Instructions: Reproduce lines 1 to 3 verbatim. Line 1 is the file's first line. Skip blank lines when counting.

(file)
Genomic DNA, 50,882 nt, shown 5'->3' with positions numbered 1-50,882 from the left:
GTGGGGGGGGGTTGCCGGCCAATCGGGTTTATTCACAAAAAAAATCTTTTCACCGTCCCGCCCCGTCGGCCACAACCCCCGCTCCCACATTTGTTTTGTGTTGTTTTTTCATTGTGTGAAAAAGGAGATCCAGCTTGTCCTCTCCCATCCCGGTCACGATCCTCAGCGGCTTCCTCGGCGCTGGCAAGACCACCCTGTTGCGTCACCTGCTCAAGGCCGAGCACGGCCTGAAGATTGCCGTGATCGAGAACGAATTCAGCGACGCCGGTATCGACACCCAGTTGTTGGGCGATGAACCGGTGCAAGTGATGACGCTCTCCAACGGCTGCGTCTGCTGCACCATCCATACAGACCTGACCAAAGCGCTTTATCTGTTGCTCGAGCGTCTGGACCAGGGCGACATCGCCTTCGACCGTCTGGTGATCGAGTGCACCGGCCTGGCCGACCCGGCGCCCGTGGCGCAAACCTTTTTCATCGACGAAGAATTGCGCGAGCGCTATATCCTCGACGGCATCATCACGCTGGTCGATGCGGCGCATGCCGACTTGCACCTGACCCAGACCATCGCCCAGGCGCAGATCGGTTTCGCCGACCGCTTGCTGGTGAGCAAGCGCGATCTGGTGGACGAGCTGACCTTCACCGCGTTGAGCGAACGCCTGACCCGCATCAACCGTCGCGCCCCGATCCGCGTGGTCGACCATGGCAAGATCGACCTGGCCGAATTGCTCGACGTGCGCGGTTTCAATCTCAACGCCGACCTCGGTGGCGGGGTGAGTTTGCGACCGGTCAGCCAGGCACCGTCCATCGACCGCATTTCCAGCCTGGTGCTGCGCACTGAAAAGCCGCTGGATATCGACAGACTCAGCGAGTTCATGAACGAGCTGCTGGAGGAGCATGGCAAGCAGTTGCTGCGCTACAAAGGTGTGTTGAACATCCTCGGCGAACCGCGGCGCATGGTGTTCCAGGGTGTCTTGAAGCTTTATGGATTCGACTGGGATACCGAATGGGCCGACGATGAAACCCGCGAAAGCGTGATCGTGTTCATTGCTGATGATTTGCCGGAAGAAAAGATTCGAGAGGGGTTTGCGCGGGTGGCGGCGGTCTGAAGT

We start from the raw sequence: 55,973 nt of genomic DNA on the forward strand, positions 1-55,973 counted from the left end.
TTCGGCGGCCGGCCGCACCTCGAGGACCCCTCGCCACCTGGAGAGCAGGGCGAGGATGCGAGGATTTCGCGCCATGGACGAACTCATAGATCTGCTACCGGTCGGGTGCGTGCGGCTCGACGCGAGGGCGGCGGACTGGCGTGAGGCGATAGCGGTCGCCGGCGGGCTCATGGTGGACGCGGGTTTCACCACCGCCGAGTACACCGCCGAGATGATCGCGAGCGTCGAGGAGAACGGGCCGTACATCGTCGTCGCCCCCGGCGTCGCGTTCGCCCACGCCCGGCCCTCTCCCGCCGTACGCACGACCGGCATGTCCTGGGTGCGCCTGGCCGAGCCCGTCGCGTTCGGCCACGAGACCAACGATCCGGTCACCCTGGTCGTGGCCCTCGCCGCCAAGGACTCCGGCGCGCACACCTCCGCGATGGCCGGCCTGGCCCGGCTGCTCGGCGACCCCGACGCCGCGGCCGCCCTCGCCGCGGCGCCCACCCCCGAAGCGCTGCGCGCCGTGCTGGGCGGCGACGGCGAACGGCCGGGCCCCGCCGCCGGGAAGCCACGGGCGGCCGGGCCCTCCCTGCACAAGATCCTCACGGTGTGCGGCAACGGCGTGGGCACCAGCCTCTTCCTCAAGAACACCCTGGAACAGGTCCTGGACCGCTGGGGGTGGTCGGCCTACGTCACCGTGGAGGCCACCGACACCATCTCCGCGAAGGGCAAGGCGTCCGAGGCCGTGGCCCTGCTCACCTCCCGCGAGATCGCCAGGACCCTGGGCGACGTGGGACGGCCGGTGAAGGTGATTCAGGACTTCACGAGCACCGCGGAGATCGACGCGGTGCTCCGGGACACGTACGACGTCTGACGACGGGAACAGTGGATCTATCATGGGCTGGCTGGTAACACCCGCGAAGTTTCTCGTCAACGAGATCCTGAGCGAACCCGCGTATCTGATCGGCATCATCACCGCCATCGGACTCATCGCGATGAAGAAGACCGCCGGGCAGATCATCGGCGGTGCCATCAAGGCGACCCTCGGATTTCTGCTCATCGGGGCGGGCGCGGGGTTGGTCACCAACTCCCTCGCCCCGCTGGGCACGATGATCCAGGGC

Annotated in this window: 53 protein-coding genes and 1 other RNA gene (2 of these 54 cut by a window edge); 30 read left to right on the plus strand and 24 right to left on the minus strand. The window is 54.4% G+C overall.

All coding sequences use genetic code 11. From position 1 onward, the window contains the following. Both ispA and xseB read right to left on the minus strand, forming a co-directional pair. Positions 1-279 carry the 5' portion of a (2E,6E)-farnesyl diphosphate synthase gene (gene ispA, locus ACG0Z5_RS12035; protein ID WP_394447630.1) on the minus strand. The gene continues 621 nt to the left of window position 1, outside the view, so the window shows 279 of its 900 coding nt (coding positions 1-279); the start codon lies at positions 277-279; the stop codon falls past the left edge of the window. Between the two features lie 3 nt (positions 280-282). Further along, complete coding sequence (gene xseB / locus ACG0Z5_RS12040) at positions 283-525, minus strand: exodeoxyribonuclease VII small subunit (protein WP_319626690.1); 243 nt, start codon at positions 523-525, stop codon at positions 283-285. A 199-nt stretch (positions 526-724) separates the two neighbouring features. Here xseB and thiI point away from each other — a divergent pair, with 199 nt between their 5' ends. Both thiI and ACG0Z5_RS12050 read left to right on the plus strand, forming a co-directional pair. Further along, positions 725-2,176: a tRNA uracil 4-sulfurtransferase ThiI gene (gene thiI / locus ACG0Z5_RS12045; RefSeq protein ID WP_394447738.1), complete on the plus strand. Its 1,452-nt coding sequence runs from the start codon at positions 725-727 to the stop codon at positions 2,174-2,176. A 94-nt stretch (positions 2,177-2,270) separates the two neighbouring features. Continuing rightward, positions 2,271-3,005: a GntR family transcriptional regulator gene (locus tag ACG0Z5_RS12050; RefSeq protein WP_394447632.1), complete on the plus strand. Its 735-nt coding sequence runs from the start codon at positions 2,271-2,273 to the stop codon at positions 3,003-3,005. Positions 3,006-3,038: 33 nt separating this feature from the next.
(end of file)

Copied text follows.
Genomic DNA, 50,882 nt, shown 5'->3' with positions numbered 1-50,882 from the left:
GTGGGGGGGGGTTGCCGGCCAATCGGGTTTATTCACAAAAAAAATCTTTTCACCGTCCCGCCCCGTCGGCCACAACCCCCGCTCCCACATTTGTTTTGTGTTGTTTTTTCATTGTGTGAAAAAGGAGATCCAGCTTGTCCTCTCCCATCCCGGTCACGATCCTCAGCGGCTTCCTCGGCGCTGGCAAGACCACCCTGTTGCGTCACCTGCTCAAGGCCGAGCACGGCCTGAAGATTGCCGTGATCGAGAACGAATTCAGCGACGCCGGTATCGACACCCAGTTGTTGGGCGATGAACCGGTGCAAGTGATGACGCTCTCCAACGGCTGCGTCTGCTGCACCATCCATACAGACCTGACCAAAGCGCTTTATCTGTTGCTCGAGCGTCTGGACCAGGGCGACATCGCCTTCGACCGTCTGGTGATCGAGTGCACCGGCCTGGCCGACCCGGCGCCCGTGGCGCAAACCTTTTTCATCGACGAAGAATTGCGCGAGCGCTATATCCTCGACGGCATCATCACGCTGGTCGATGCGGCGCATGCCGACTTGCACCTGACCCAGACCATCGCCCAGGCGCAGATCGGTTTCGCCGACCGCTTGCTGGTGAGCAAGCGCGATCTGGTGGACGAGCTGACCTTCACCGCGTTGAGCGAACGCCTGACCCGCATCAACCGTCGCGCCCCGATCCGCGTGGTCGACCATGGCAAGATCGACCTGGCCGAATTGCTCGACGTGCGCGGTTTCAATCTCAACGCCGACCTCGGTGGCGGGGTGAGTTTGCGACCGGTCAGCCAGGCACCGTCCATCGACCGCATTTCCAGCCTGGTGCTGCGCACTGAAAAGCCGCTGGATATCGACAGACTCAGCGAGTTCATGAACGAGCTGCTGGAGGAGCATGGCAAGCAGTTGCTGCGCTACAAAGGTGTGTTGAACATCCTCGGCGAACCGCGGCGCATGGTGTTCCAGGGTGTCTTGAAGCTTTATGGATTCGACTGGGATACCGAATGGGCCGACGATGAAACCCGCGAAAGCGTGATCGTGTTCATTGCTGATGATTTGCCGGAAGAAAAGATTCGAGAGGGGTTTGCGCGGGTGGCGGCGGTCTGAAGT

We start from the raw sequence: 55,973 nt of genomic DNA on the forward strand, positions 1-55,973 counted from the left end.